I love going for a walk, without counting my steps or taking my heart rate. Walking simply to walk and look around and enjoy what I see.

I love sitting quietly holding hands. Just being in the moment together.

I love kissing. Now, I am not opposed to further expressions of physical attention, not at all. But there is such a sensual, good all-by-itself, pure delight in the act of kissing. Slowly, with no expectation of anything more, Rather to simply enjoy the feel of lips touching lips. It is an intimacy that deserves it own space, time, and recognition.

I love simply talking with a stranger for a bit, finding that they are no longer a stranger. That we are on this journey in this moment in time together and how precious that is, even if we never meet again.

I love savoring life moment by moment, as I believe that only the old can do (in the way that those who realize that time is limited can do, where each moment becomes more precious and its own gift. )

I love learning to appreciate my body, as it continues to age and change. It is new to learn to love these changes, accept them, and even try to see the beauty in them as expressions of a life lived and a life loved.

There is more to each moment than we realize. There is more to life than we are often aware of. There is more to vanilla than we ever thought.

I’ll have a double scoop, please.

Brought To My Knees

It’s been one hell of a time in our country. Mass shootings now seem to be happening more frequently. heartbreakingly. It’s hard to try and get back to whatever a “normal” life is. Normal has taken on such a different meaning anymore. Pandemic is now a constant part of our life, there are shootings, insane politics that can be crazy making, and the list goes on.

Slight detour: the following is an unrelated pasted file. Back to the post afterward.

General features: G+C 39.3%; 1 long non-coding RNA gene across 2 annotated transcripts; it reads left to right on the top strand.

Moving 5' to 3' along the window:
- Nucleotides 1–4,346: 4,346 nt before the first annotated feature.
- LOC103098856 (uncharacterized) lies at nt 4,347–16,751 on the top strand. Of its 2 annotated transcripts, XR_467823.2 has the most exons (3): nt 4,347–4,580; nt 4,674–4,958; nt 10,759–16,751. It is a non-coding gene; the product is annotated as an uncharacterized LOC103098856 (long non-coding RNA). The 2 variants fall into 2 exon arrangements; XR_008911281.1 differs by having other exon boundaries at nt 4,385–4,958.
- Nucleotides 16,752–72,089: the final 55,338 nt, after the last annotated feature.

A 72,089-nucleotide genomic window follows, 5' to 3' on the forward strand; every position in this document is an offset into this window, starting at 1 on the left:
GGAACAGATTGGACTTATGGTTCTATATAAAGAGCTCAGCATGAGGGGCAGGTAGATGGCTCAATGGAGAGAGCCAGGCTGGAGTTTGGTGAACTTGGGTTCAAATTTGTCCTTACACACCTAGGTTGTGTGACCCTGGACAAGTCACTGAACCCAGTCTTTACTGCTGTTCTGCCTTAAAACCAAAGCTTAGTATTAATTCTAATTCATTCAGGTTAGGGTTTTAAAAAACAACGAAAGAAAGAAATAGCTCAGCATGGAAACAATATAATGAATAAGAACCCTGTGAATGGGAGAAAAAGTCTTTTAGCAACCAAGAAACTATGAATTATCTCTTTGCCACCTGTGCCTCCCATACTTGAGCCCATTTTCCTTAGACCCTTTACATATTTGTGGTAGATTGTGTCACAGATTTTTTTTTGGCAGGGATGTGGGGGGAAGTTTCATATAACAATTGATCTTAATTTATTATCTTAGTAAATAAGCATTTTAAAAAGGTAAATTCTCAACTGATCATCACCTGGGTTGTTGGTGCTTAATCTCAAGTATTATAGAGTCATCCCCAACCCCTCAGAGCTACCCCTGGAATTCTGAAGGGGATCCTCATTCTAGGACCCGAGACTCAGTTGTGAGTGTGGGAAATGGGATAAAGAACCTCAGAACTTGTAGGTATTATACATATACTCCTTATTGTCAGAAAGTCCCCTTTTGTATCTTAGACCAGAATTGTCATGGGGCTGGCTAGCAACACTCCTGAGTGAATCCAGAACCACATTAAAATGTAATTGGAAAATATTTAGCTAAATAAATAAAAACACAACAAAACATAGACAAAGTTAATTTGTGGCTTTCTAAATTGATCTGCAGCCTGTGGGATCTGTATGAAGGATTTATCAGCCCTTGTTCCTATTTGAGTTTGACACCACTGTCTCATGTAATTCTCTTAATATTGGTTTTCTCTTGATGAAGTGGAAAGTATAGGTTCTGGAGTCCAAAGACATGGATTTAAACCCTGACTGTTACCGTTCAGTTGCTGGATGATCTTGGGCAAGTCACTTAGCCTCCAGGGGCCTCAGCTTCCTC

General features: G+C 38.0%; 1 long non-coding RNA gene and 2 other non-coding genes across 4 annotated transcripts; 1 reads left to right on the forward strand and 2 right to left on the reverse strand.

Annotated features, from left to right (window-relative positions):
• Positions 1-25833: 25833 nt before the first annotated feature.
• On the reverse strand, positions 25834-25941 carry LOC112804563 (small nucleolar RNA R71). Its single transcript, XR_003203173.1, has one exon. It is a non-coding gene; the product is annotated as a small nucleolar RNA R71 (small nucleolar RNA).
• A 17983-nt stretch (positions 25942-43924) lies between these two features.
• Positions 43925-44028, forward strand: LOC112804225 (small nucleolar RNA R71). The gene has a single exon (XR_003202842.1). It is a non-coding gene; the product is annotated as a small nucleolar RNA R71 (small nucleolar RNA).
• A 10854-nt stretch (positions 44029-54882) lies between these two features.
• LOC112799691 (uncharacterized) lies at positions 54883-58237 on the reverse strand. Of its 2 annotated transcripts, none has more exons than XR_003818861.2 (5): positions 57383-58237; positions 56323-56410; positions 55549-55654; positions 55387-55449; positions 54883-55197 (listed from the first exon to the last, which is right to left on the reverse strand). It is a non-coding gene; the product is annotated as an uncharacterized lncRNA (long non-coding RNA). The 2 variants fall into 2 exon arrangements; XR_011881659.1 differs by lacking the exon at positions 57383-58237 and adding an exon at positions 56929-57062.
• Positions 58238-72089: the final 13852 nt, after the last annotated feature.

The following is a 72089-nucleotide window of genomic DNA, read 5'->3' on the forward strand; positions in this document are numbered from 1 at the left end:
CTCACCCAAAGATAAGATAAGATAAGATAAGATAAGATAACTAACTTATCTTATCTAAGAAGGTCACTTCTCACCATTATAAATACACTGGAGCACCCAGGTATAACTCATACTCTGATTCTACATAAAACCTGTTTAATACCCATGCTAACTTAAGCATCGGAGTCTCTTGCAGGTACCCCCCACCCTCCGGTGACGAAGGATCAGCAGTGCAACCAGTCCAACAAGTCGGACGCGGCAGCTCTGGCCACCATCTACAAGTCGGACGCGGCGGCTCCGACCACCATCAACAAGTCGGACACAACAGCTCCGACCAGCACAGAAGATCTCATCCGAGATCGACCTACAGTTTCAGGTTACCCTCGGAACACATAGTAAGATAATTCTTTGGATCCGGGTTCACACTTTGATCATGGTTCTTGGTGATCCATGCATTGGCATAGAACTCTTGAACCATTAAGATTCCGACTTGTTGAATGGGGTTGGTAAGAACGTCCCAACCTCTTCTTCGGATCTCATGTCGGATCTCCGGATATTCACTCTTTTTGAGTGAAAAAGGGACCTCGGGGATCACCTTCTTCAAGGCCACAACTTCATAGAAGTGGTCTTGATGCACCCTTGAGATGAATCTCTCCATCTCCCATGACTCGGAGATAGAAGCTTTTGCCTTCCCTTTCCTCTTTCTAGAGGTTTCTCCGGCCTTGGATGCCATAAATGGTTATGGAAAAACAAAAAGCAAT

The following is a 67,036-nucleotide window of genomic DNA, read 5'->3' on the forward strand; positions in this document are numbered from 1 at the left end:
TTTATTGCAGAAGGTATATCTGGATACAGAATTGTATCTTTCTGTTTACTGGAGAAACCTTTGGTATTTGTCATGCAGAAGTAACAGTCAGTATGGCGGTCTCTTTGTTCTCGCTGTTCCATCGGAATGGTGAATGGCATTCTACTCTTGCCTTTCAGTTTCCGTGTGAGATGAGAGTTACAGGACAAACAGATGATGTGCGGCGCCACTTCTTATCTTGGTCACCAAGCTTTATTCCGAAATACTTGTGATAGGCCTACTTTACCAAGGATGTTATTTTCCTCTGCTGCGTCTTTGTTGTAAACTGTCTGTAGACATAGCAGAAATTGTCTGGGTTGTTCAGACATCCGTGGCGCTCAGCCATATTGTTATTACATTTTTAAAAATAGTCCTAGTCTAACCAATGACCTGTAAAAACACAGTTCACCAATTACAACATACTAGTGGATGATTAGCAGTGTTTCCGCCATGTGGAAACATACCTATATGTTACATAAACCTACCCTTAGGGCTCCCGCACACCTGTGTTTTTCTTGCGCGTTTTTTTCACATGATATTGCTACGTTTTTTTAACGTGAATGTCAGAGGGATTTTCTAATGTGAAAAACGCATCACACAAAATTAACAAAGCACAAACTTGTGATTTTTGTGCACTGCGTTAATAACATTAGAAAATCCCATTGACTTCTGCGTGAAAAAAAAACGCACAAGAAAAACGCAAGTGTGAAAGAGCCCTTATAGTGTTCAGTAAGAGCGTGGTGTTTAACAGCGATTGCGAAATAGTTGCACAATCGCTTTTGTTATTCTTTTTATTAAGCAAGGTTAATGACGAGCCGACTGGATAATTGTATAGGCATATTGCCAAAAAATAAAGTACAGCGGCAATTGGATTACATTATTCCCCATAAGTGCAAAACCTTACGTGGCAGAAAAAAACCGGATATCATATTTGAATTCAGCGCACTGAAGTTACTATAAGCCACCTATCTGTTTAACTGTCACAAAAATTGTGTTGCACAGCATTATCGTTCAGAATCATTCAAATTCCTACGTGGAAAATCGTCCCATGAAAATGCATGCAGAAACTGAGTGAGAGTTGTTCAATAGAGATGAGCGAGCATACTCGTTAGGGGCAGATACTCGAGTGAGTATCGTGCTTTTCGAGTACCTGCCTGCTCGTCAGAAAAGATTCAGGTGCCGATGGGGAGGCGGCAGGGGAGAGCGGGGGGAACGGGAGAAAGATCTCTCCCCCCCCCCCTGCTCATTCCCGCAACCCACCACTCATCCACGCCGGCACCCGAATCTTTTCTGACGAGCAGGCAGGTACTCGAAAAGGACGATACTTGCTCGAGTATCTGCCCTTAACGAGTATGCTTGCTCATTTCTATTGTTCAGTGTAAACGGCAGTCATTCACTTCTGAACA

But on we go. We are still here on this earth and still alive. Still experiencing all that life can bring.

So my experience of today is that of being brought to my knees. Literally.

I have something called pseudogout. This is different from regular gout in that the crystals that get formed are calcium rather than uric acid. But, still it can be fairly painful. I have medication that I can take for it, which helps and for which I am grateful.

It’s yet another reminder of aging related changes, of how much I can take for granted on a daily basis. How I usually don’t have to think much about getting out of bed or walking around, which I feel blessed about still. But, when this condition announces its presence, I am humbled. I walk carefully, have to think about how to get my slacks on, take longer to do most anything, wonder how the toilet seat got so low, slowly go to the gym (again, glad to be able to go) to do a very modified workout, to say the least.

And I think to myself, is this a snapshot of what the future may hold for me? I live alone, so that can be frightening to think about needing help and what that might involve. I have no family, so that leaves more questions. Humbling indeed.

I don’t know what it is store. I don’t want to obsess about it, but I also realize that there may be things that I can try to “plan” for, or at least think about in terms of what would be needed. And I realize yet again how very much I have to be grateful for today. And how I want to be grateful for each day and the gifts that I have each day that I can sometimes take for granted.